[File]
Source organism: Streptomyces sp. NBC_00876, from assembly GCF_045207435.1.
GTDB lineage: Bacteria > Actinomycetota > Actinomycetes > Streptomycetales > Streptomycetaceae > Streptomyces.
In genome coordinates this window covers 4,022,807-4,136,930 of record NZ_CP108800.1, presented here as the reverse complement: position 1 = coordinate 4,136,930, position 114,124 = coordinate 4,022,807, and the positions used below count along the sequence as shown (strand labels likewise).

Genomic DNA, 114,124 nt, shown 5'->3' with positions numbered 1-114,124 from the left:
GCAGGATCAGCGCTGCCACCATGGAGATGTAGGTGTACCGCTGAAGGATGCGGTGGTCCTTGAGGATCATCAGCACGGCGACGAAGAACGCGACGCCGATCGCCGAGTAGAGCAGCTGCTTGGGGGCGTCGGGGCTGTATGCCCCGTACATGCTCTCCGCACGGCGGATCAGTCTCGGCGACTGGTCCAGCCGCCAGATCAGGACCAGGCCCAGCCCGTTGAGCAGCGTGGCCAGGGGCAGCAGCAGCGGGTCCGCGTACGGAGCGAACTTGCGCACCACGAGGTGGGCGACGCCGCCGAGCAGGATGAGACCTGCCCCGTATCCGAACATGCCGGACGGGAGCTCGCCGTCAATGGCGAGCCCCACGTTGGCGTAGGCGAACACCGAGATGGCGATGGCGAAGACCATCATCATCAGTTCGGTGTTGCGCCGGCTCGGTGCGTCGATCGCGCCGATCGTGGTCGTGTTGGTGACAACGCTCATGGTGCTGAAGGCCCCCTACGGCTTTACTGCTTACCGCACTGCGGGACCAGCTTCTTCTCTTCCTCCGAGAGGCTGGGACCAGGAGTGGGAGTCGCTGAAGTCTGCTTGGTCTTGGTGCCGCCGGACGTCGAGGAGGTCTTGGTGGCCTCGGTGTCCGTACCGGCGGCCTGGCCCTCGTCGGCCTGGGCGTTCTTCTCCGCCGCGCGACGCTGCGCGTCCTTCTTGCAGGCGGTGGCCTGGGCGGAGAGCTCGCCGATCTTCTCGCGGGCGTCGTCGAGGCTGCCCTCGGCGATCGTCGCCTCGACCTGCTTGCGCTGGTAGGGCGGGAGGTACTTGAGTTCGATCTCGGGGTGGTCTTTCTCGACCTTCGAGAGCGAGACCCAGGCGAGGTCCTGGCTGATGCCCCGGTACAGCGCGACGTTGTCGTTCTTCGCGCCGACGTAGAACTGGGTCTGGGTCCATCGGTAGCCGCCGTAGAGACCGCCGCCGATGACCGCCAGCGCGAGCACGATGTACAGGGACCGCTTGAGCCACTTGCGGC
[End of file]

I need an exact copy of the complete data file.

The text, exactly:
Source organism: Streptomyces sp. NBC_00876, from assembly GCF_045207435.1.
GTDB lineage: Bacteria > Actinomycetota > Actinomycetes > Streptomycetales > Streptomycetaceae > Streptomyces.
In genome coordinates this window covers 4,022,807-4,136,930 of record NZ_CP108800.1, presented here as the reverse complement: position 1 = coordinate 4,136,930, position 114,124 = coordinate 4,022,807, and the positions used below count along the sequence as shown (strand labels likewise).

Genomic DNA, 114,124 nt, shown 5'->3' with positions numbered 1-114,124 from the left:
GCAGGATCAGCGCTGCCACCATGGAGATGTAGGTGTACCGCTGAAGGATGCGGTGGTCCTTGAGGATCATCAGCACGGCGACGAAGAACGCGACGCCGATCGCCGAGTAGAGCAGCTGCTTGGGGGCGTCGGGGCTGTATGCCCCGTACATGCTCTCCGCACGGCGGATCAGTCTCGGCGACTGGTCCAGCCGCCAGATCAGGACCAGGCCCAGCCCGTTGAGCAGCGTGGCCAGGGGCAGCAGCAGCGGGTCCGCGTACGGAGCGAACTTGCGCACCACGAGGTGGGCGACGCCGCCGAGCAGGATGAGACCTGCCCCGTATCCGAACATGCCGGACGGGAGCTCGCCGTCAATGGCGAGCCCCACGTTGGCGTAGGCGAACACCGAGATGGCGATGGCGAAGACCATCATCATCAGTTCGGTGTTGCGCCGGCTCGGTGCGTCGATCGCGCCGATCGTGGTCGTGTTGGTGACAACGCTCATGGTGCTGAAGGCCCCCTACGGCTTTACTGCTTACCGCACTGCGGGACCAGCTTCTTCTCTTCCTCCGAGAGGCTGGGACCAGGAGTGGGAGTCGCTGAAGTCTGCTTGGTCTTGGTGCCGCCGGACGTCGAGGAGGTCTTGGTGGCCTCGGTGTCCGTACCGGCGGCCTGGCCCTCGTCGGCCTGGGCGTTCTTCTCCGCCGCGCGACGCTGCGCGTCCTTCTTGCAGGCGGTGGCCTGGGCGGAGAGCTCGCCGATCTTCTCGCGGGCGTCGTCGAGGCTGCCCTCGGCGATCGTCGCCTCGACCTGCTTGCGCTGGTAGGGCGGGAGGTACTTGAGTTCGATCTCGGGGTGGTCTTTCTCGACCTTCGAGAGCGAGACCCAGGCGAGGTCCTGGCTGATGCCCCGGTACAGCGCGACGTTGTCGTTCTTCGCGCCGACGTAGAACTGGGTCTGGGTCCATCGGTAGCCGCCGTAGAGACCGCCGCCGATGACCGCCAGCGCGAGCACGATGTACAGGGACCGCTTGAGCCACTTGCGGC